“. . . the dark side of genius was not a pretty sight.”
“Moving? At times. Hilarious? Never.”
“Denise Levertov emerges as a person and a poet. . . . an authoritative and intimate biography.”
“. . . the contents of these diaries do nothing to fill in gaps of knowledge about the man, his work, or his beliefs. A cypher he was. A cypher he remains.”
“This Pulitzer Prize winner’s universal appeal . . . shines through in Lots of Candles, Plenty of Cake . . .”
“Mr. Iyer’s words are moving, though minimal.
“Imagine a writer with a seemingly endless vocabulary who has somehow convinced himself that he is being paid by the word.
“President Clinton goes on to make an extremely detailed list of 46 steps government could take to make our society and our economy function better.
“Brian Kellow delivers. . . . the filmic rise and fall of a woman of true brilliance, huge ego, and no small amount of neuroses.”
“Alan Moore: Conversations is undoubtedly a definitive, scholarly collection for Mr. Moore’s fans, but as the book’s editor Eric Berlatsky points out: ‘. . .
“Charles Dickens: A Life is a fascinating journey through some of the most mesmerizing and memorable characters ever created—David Copperfield, Oliver Twist, Little Nell, Scrooge—a
“Readers who know and love horses surely will be drawn in and mesmerized by True Colors and her herd, as will most anyone fond of, experienced with, or simply interested in animals.
“. . . for a glimpse into James Joyce’s shadowed soul and his demanding mind as well as his labyrinthine texts, Ms.
“Readers need not be familiar with Vonnegut’s oeuvre to enjoy this fascinating biography of an immensely talented and darkly complicated man.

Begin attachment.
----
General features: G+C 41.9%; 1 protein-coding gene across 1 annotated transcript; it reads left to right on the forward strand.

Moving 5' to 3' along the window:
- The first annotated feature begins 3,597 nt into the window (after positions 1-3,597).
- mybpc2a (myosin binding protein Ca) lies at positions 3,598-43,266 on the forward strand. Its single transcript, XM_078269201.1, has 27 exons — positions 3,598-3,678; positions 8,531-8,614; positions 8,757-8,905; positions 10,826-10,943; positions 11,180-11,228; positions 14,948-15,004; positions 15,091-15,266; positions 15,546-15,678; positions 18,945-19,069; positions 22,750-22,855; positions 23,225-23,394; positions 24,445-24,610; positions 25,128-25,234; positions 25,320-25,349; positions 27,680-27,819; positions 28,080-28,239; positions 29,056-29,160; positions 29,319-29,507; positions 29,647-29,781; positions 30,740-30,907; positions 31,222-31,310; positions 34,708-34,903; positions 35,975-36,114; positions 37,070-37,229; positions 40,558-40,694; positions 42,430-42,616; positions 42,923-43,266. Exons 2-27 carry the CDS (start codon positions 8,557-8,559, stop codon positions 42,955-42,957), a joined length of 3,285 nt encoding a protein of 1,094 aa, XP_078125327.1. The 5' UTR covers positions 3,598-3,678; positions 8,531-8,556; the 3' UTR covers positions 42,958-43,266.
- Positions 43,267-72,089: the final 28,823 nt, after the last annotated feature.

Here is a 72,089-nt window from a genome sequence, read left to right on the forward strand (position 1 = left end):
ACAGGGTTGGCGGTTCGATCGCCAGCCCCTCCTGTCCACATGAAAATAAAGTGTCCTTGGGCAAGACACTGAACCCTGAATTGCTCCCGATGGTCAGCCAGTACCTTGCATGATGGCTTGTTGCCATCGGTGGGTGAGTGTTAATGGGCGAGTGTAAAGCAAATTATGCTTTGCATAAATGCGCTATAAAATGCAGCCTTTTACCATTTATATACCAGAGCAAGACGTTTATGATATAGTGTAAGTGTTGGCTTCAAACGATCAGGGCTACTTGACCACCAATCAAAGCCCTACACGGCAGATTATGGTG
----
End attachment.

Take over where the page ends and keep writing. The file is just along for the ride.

“And perhaps this is the difference between this book and Magical Thinking. There, in the previous work, Ms. Didion wrote in a state of shock, a place of mourning and loss.
“Biographies are but the clothes and buttons of the man. The biography of the man himself cannot be written.”
—Mark Twain, Autobiography, 1924
“Patti Smith adulates the imagination, especially childhood imagination, mysticism or spirituality, dreams, sensations, nature, the sublime and individualism.
“Dr. Fishbane’s prose often reads like vignettes or poetry from a personal diary as he writes from the dark place that becomes his world without his wife.
“. . . it is clear, as stated on her biography page, that Ms.
“Kayak Morning might be described as a literary stream of consciousness that is both poetic and poignant.”
“There is a saying that if you remember the sixties, then you weren’t there; in the same vein, this book should be read by not only anyone with even a passing interest in this fascinating p
“What we have here is a collection of vaguely amusing errata corralled together with the slightest of lassos, a book with all the organizational clarity of a stand-up act. . . .
“Tawdry as this first love affair with literature may have been, how glad we are that Peter Selgin was tempted into it—and fell head over heels.
“Life in a war zone inevitably changes a person. . . . Ms. di Giovanni deserves much credit for her ability to shift between the two worlds and still maintain her equilibrium.